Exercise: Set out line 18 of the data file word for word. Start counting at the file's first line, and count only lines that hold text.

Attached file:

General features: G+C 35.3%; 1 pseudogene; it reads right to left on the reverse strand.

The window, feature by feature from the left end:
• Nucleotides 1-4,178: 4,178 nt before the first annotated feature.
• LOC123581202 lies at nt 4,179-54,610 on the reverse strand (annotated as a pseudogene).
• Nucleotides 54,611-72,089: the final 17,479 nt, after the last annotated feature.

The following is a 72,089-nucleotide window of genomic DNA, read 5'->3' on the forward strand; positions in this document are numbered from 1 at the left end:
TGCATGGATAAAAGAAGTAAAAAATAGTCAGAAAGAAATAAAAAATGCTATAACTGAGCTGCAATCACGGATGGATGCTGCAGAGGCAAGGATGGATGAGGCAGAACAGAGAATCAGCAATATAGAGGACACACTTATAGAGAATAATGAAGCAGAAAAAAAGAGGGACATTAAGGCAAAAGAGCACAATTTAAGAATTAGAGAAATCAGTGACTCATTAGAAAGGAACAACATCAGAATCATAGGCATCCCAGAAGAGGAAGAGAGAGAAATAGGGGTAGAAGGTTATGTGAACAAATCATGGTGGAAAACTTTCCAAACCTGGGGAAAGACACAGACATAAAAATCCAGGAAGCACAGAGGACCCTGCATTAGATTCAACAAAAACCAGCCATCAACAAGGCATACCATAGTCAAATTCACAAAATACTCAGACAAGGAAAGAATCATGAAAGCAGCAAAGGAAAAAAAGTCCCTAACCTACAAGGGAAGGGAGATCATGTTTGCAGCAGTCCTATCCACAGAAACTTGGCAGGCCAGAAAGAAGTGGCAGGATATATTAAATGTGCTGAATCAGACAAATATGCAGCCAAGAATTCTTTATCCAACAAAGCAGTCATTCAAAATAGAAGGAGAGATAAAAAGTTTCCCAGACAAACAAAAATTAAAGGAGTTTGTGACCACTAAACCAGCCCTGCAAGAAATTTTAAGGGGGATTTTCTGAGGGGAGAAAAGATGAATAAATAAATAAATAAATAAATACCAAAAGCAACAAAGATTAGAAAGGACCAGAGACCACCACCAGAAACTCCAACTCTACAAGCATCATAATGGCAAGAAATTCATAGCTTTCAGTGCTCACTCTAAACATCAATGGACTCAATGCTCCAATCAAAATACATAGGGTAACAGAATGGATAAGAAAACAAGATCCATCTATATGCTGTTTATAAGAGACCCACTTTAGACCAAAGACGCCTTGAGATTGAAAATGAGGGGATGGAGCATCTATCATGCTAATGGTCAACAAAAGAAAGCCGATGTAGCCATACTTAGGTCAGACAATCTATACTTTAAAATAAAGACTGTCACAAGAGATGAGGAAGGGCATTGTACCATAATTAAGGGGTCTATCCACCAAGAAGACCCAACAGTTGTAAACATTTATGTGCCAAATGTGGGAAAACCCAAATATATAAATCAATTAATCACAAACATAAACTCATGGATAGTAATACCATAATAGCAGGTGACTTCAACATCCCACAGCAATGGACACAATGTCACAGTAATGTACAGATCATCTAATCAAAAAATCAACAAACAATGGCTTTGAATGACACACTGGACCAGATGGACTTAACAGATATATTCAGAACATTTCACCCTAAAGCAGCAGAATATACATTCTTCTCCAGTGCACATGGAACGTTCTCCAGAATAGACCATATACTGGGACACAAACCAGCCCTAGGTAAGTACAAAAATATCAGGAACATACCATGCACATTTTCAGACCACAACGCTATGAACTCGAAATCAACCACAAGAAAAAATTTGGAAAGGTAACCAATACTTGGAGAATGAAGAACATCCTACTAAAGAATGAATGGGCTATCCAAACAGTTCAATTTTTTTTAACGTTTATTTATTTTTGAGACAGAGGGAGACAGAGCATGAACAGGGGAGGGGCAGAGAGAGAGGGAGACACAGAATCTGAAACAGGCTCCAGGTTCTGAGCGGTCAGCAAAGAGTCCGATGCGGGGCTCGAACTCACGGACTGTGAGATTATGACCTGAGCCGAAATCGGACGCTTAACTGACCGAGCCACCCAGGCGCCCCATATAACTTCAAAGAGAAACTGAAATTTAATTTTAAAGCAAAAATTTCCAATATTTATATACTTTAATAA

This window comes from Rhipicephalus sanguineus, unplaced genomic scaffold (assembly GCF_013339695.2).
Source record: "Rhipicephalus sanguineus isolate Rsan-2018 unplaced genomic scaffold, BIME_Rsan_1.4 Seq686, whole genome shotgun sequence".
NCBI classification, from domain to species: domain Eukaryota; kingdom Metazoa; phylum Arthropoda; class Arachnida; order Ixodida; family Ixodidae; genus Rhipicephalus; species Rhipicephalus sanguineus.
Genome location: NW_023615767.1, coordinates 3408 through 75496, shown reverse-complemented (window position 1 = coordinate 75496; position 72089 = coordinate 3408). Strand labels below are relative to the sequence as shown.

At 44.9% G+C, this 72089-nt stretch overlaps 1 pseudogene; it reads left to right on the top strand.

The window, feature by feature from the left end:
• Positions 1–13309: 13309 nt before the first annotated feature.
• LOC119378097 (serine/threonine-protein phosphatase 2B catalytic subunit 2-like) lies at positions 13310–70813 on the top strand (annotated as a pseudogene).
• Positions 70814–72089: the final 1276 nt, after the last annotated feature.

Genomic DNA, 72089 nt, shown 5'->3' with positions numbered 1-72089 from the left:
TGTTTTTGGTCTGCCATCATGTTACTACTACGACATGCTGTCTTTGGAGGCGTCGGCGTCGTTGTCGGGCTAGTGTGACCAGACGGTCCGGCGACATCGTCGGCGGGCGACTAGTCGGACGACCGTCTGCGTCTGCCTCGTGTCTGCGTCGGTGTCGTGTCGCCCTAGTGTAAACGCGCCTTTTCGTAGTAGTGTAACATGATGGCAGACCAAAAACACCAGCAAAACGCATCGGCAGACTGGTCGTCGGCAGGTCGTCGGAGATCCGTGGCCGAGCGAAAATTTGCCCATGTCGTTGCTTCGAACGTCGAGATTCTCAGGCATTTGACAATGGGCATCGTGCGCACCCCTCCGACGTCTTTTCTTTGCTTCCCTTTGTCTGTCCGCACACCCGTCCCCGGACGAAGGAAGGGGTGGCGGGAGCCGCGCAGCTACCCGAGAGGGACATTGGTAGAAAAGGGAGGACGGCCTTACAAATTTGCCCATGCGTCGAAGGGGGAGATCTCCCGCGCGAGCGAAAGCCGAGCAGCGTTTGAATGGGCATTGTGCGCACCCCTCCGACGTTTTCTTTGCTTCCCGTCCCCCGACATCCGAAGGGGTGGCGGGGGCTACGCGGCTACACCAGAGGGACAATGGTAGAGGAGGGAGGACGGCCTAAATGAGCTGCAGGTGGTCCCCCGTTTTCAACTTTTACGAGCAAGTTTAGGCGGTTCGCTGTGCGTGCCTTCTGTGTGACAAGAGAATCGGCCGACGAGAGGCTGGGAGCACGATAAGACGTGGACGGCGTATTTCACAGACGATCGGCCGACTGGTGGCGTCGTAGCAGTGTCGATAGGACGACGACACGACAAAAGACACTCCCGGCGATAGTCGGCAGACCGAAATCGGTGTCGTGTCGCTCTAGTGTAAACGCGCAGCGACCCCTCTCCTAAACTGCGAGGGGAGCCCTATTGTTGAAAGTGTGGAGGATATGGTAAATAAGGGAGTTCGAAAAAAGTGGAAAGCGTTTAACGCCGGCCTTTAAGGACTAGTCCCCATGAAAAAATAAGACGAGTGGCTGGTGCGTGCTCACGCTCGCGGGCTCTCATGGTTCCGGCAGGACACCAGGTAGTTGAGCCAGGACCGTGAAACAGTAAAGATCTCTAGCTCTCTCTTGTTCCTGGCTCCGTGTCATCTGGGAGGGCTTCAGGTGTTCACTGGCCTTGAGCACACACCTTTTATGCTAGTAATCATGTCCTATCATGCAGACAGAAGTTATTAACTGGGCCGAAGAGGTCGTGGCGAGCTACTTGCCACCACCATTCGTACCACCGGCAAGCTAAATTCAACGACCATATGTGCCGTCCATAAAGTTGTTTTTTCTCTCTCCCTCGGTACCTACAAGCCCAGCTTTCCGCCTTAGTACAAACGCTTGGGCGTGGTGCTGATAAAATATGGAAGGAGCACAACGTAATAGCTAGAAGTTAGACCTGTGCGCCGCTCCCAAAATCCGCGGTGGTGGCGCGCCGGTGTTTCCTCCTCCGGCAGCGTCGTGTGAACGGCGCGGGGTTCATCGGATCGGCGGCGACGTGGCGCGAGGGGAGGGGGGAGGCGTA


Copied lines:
TGTTTTTGGTCTGCCATCATGTTACTACTACGACATGCTGTCTTTGGAGGCGTCGGCGTCGTTGTCGGGCTAGTGTGACCAGACGGTCCGGCGACATCGTCGGCGGGCGACTAGTCGGACGACCGTCTGCGTCTGCCTCGTGTCTGCGTCGGTGTCGTGTCGCCCTAGTGTAAACGCGCCTTTTCGTAGTAGTGTAACATGATGGCAGACCAAAAACACCAGCAAAACGCATCGGCAGACTGGTCGTCGGCAGGTCGTCGGAGATCCGTGGCCGAGCGAAAATTTGCCCATGTCGTTGCTTCGAACGTCGAGATTCTCAGGCATTTGACAATGGGCATCGTGCGCACCCCTCCGACGTCTTTTCTTTGCTTCCCTTTGTCTGTCCGCACACCCGTCCCCGGACGAAGGAAGGGGTGGCGGGAGCCGCGCAGCTACCCGAGAGGGACATTGGTAGAAAAGGGAGGACGGCCTTACAAATTTGCCCATGCGTCGAAGGGGGAGATCTCCCGCGCGAGCGAAAGCCGAGCAGCGTTTGAATGGGCATTGTGCGCACCCCTCCGACGTTTTCTTTGCTTCCCGTCCCCCGACATCCGAAGGGGTGGCGGGGGCTACGCGGCTACACCAGAGGGACAATGGTAGAGGAGGGAGGACGGCCTAAATGAGCTGCAGGTGGTCCCCCGTTTTCAACTTTTACGAGCAAGTTTAGGCGGTTCGCTGTGCGTGCCTTCTGTGTGACAAGAGAATCGGCCGACGAGAGGCTGGGAGCACGATAAGACGTGGACGGCGTATTTCACAGACGATCGGCCGACTGGTGGCGTCGTAGCAGTGTCGATAGGACGACGACACGACAAAAGACACTCCCGGCGATAGTCGGCAGACCGAAATCGGTGTCGTGTCGCTCTAGTGTAAACGCGCAGCGACCCCTCTCCTAAACTGCGAGGGGAGCCCTATTGTTGAAAGTGTGGAGGATATGGTAAATAAGGGAGTTCGAAAAAAGTGGAAAGCGTTTAACGCCGGCCTTTAAGGACTAGTCCCCATGAAAAAATAAGACGAGTGGCTGGTGCGTGCTCACGCTCGCGGGCTCTCATGGTTCCGGCAGGACACCAGGTAGTTGAGCCAGGACCGTGAAACAGTAAAGATCTCTAGCTCTCTCTTGTTCCTGGCTCCGTGTCATCTGGGAGGGCTTCAGGTGTTCACTGGCCTTGAGCACACACCTTTTATGCTAGTAATCATGTCCTATCATGCAGACAGAAGTTATTAACTGGGCCGAAGAGGTCGTGGCGAGCTACTTGCCACCACCATTCGTACCACCGGCAAGCTAAATTCAACGACCATATGTGCCGTCCATAAAGTTGTTTTTTCTCTCTCCCTCGGTACCTACAAGCCCAGCTTTCCGCCTTAGTACAAACGCTTGGGCGTGGTGCTGATAAAATATGGAAGGAGCACAACGTAATAGCTAGAAGTTAGACCTGTGCGCCGCTCCCAAAATCCGCGGTGGTGGCGCGCCGGTGTTTCCTCCTCCGGCAGCGTCGTGTGAACGGCGCGGGGTTCATCGGATCGGCGGCGACGTGGCGCGAGGGGAGGGGGGAGGCGTA